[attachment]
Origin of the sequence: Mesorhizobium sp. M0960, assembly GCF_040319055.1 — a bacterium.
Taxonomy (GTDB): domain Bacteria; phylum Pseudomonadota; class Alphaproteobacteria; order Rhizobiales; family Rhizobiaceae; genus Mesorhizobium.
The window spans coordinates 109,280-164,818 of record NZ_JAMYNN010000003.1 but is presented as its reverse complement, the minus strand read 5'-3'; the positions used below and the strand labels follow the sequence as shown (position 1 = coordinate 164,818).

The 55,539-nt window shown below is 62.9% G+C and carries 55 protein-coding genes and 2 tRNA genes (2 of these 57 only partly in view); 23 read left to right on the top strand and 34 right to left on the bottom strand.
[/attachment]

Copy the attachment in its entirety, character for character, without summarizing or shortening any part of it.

Origin of the sequence: Mesorhizobium sp. M0960, assembly GCF_040319055.1 — a bacterium.
Taxonomy (GTDB): domain Bacteria; phylum Pseudomonadota; class Alphaproteobacteria; order Rhizobiales; family Rhizobiaceae; genus Mesorhizobium.
The window spans coordinates 109,280-164,818 of record NZ_JAMYNN010000003.1 but is presented as its reverse complement, the minus strand read 5'-3'; the positions used below and the strand labels follow the sequence as shown (position 1 = coordinate 164,818).

The 55,539-nt window shown below is 62.9% G+C and carries 55 protein-coding genes and 2 tRNA genes (2 of these 57 only partly in view); 23 read left to right on the top strand and 34 right to left on the bottom strand.